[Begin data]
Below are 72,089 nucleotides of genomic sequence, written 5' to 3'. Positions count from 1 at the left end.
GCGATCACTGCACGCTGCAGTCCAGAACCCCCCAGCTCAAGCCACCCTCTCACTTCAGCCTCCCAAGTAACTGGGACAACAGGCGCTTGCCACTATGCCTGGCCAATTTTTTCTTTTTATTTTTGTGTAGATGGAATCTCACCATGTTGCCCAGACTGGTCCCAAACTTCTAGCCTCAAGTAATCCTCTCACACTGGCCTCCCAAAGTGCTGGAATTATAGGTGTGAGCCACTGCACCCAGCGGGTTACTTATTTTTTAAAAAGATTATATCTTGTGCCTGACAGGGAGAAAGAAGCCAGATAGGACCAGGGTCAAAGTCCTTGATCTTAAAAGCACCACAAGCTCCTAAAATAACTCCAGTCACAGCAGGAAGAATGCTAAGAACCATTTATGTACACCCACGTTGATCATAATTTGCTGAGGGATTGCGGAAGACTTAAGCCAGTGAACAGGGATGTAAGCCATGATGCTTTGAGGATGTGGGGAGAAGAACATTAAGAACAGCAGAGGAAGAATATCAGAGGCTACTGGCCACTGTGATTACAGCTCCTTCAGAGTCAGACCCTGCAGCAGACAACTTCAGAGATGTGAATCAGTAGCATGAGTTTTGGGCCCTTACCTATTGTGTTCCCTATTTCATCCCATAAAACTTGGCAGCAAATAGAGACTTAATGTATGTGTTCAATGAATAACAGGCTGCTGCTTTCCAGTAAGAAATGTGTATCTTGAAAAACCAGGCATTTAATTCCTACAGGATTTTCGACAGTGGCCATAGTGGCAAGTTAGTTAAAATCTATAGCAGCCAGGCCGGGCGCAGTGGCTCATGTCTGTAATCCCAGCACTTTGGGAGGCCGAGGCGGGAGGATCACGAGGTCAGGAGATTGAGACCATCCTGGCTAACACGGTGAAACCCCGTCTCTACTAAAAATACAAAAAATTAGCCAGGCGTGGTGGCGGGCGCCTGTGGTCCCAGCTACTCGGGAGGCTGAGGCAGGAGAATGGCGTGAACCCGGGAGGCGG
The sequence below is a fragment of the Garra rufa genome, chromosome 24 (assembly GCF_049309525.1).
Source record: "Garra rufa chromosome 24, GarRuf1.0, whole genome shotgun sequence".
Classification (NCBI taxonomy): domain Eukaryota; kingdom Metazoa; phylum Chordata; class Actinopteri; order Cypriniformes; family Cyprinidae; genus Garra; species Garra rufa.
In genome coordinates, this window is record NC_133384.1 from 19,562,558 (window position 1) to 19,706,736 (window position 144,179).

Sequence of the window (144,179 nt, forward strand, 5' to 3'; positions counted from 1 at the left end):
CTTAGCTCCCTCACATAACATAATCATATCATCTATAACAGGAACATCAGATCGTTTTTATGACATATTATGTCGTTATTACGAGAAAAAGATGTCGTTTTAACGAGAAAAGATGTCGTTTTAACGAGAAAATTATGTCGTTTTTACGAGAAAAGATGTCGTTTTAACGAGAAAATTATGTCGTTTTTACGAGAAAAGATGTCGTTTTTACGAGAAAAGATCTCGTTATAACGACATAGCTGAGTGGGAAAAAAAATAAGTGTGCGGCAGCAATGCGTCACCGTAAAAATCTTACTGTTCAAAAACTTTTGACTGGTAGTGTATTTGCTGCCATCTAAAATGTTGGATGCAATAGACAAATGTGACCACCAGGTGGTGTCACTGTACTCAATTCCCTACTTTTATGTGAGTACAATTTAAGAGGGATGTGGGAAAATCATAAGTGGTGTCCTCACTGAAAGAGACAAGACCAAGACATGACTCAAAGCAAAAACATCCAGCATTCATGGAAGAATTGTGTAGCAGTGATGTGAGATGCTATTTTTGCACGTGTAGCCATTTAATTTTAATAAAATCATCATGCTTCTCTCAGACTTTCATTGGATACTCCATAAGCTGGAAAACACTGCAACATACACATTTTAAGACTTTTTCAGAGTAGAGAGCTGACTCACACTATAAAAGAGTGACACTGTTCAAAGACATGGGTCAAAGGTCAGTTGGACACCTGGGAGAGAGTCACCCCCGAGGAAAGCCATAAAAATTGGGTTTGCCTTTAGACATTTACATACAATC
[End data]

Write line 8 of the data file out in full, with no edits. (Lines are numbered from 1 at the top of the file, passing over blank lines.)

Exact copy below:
CTTAGCTCCCTCACATAACATAATCATATCATCTATAACAGGAACATCAGATCGTTTTTATGACATATTATGTCGTTATTACGAGAAAAAGATGTCGTTTTAACGAGAAAAGATGTCGTTTTAACGAGAAAATTATGTCGTTTTTACGAGAAAAGATGTCGTTTTAACGAGAAAATTATGTCGTTTTTACGAGAAAAGATGTCGTTTTTACGAGAAAAGATCTCGTTATAACGACATAGCTGAGTGGGAAAAAAAATAAGTGTGCGGCAGCAATGCGTCACCGTAAAAATCTTACTGTTCAAAAACTTTTGACTGGTAGTGTATTTGCTGCCATCTAAAATGTTGGATGCAATAGACAAATGTGACCACCAGGTGGTGTCACTGTACTCAATTCCCTACTTTTATGTGAGTACAATTTAAGAGGGATGTGGGAAAATCATAAGTGGTGTCCTCACTGAAAGAGACAAGACCAAGACATGACTCAAAGCAAAAACATCCAGCATTCATGGAAGAATTGTGTAGCAGTGATGTGAGATGCTATTTTTGCACGTGTAGCCATTTAATTTTAATAAAATCATCATGCTTCTCTCAGACTTTCATTGGATACTCCATAAGCTGGAAAACACTGCAACATACACATTTTAAGACTTTTTCAGAGTAGAGAGCTGACTCACACTATAAAAGAGTGACACTGTTCAAAGACATGGGTCAAAGGTCAGTTGGACACCTGGGAGAGAGTCACCCCCGAGGAAAGCCATAAAAATTGGGTTTGCCTTTAGACATTTACATACAATC